Antibiotic awareness drives digital conversation in European countries

The use of social and other digital media – Twitter, Facebook, YouTube, text messages, video and websites – for health messaging is growing rapidly in the WHO European Region. All 19 of the non-EU countries that participated in the first World Antibiotic Awareness Week (WAAW) in 2015 used digital media to raise awareness about antibiotic resistance. This marks a tremendous change from a couple of years earlier, when only around 10% of these countries used digital media to promote campaigns.

Digital media use in European countries

Since 2012, WHO and its Member States have used various forms of digital media to heighten awareness of antibiotic resistance, most recently during WAAW in November 2015. WAAW continues and broadens the scope of the European Antibiotic Awareness Day, a European initiative that WHO/Europe joined in 2012.

Countries created special Facebook pages; some developed videos to be shown on national TV during prime time; and others featured special campaign websites. Additionally, a few countries initiated collaboration with telecommunication companies. Some of the activities are described below. 

  • In Armenia, text messages about antibiotic use were sent to all mobile phone users via two large telecommunication companies. In addition, flash mobs were arranged at some universities.
  • In the Republic of Moldova, the National Centre for Public Health collaborated with a private mobile phone company to send text messages on antibiotic resistance to all mobile phone users. 
  • The Czech Republic's National Institute of Public Health placed advocacy videos on their YouTube channel as well as in hospitals, in collaboration with WHO. 
  • The Estonian Health Board (Terviseamet team) created a web site and a social media campaign.
  • Lithuania also used a campaign website and a Facebook page; in addition, short films on preventing antibiotic resistance were shown on public transport. 
  • Slovakia prepared video spots with microbiologists, infectious disease specialists and WHO experts and shared an official campaign website.

Digital campaigning for WAAW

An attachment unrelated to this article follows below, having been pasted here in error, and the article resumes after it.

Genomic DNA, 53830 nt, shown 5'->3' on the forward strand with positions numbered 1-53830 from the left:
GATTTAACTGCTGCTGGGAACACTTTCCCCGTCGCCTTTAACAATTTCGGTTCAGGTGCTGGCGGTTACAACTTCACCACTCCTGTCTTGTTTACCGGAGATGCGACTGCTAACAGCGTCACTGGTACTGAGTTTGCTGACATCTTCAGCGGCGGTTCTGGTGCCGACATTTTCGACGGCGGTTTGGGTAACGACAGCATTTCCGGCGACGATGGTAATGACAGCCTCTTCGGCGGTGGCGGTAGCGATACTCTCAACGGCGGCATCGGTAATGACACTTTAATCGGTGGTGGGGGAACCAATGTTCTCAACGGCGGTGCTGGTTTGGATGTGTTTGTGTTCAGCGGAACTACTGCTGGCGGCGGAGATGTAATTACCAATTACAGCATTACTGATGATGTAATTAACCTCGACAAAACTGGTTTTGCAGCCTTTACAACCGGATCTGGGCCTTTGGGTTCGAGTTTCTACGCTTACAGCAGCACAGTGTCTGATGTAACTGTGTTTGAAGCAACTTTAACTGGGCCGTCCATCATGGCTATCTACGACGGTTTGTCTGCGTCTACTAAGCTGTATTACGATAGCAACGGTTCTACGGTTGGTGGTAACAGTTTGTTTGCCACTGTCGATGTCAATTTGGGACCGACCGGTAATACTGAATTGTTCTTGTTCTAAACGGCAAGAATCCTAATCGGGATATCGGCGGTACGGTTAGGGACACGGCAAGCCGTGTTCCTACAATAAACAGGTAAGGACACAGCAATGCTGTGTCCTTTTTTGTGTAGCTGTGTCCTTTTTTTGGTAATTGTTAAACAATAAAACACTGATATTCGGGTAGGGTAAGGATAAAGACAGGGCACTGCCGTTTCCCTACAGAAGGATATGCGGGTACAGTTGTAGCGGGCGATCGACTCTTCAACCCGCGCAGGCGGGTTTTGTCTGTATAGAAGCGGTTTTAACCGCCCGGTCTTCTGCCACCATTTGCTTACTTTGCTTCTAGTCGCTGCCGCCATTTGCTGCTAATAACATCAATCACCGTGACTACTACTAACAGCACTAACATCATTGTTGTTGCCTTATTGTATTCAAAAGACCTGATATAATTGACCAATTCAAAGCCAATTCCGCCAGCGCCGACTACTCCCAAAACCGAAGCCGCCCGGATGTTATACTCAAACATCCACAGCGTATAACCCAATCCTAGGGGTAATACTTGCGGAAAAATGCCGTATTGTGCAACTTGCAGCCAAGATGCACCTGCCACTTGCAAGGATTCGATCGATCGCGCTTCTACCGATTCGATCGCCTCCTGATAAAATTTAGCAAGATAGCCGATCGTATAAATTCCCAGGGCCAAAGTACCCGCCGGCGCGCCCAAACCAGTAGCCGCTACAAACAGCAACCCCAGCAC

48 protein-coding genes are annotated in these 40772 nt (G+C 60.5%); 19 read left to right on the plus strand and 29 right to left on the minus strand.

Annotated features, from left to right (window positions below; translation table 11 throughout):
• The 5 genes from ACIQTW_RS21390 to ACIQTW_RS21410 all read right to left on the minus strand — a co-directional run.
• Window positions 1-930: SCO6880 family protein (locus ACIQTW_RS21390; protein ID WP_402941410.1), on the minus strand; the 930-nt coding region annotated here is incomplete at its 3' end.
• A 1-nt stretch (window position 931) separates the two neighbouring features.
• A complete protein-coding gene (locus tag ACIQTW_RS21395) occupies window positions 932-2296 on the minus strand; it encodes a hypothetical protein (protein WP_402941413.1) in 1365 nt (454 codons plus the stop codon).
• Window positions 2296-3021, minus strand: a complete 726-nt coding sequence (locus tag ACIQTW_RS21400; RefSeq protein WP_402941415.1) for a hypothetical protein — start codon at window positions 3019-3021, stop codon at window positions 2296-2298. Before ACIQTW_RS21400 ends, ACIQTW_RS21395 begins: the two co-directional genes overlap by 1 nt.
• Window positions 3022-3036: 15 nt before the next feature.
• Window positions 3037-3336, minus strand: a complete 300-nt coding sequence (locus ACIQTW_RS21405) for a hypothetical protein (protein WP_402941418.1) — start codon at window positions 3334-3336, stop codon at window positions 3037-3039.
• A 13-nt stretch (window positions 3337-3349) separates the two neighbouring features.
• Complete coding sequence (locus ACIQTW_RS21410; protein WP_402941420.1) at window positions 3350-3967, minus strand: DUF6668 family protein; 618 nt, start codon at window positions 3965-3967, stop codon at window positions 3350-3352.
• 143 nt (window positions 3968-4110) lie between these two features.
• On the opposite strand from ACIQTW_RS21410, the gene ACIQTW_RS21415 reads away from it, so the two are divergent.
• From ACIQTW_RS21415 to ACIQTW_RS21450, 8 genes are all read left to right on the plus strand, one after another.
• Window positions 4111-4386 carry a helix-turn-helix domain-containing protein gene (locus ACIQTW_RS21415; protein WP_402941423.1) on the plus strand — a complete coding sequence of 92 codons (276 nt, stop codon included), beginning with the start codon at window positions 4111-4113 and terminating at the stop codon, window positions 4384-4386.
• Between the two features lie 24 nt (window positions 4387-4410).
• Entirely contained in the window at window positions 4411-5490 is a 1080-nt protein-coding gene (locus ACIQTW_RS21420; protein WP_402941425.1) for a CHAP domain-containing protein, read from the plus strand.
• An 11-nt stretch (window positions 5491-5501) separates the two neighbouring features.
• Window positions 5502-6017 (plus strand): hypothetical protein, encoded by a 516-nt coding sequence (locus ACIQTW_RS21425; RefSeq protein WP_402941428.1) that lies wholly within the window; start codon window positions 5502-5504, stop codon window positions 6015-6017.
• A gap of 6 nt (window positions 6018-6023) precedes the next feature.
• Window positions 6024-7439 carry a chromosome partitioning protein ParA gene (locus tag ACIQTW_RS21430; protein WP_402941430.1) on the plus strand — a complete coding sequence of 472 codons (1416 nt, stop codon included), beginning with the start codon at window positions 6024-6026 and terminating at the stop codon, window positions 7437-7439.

The new emphasis on digital media doesn't surprise Maya Mateshvili, who coordinated the Georgian National Centre for Disease Control's communication activities with WHO/Europe during WAAW. "We live in a digital era, with ever-increasing numbers of people around the world using digital media. It's hard to imagine a modern campaign without it. Digital media allow us to spread useful public health information and to interact directly with our target audience." 

Georgia built the momentum in the weeks leading up to WAAW, posting related materials and videos featuring well-known health care professionals. Facebook is among the top three websites used daily by Georgians and is especially popular among young urban professionals and other young people. The National Centre for Disease Control posted live updates and photos on Facebook and used news agencies to spread information online; the most popular WAAW Twitter post was seen up to 700 times, with 1500 views of over 60 tweets posted during the week. WAAW videos and posts on Facebook were viewed over 24 000 times. 

In Turkey, the Ministry of Health held a national symposium to increase awareness about antimicrobial resistance among both health professionals and the public. The event was used to share messages on social media, and the Minister's statement was posted on the official website, Facebook and Twitter. 

Social media are widely used to communicate directly with the public in Ukraine and were chosen as a major platform for engagement during WAAW. The WHO Office in Ukraine used Twitter to spread information on antimicrobial resistance; one message proved particularly popular, with 454 re-tweets.

A popular topic on WHO/Europe's social media channels

Antibiotic resistance generates strong interest on Facebook, accounting for two of the five most popular posts since the WHO/Europe Facebook page was created in 2011. Its popularity may be due to its relevance in multiple sectors and industries and because it concerns everyone in Europe.

In 2015, WAAW sparked considerable communication on Twitter. Between 16 and 22 November 2015, @WHO_Europe was viewed more than 3 million times – almost 1 million more than in 2014. All top 10 tweets of the week focused on antibiotic awareness. Activities included a joint Twitter chat with the European Centre for Disease Prevention and Control, the European Commission, the European Food Safety Authority and the European Medicines Agency. Overall, it proved to be one of the top 10 most active weeks for @WHO_Europe during 2015.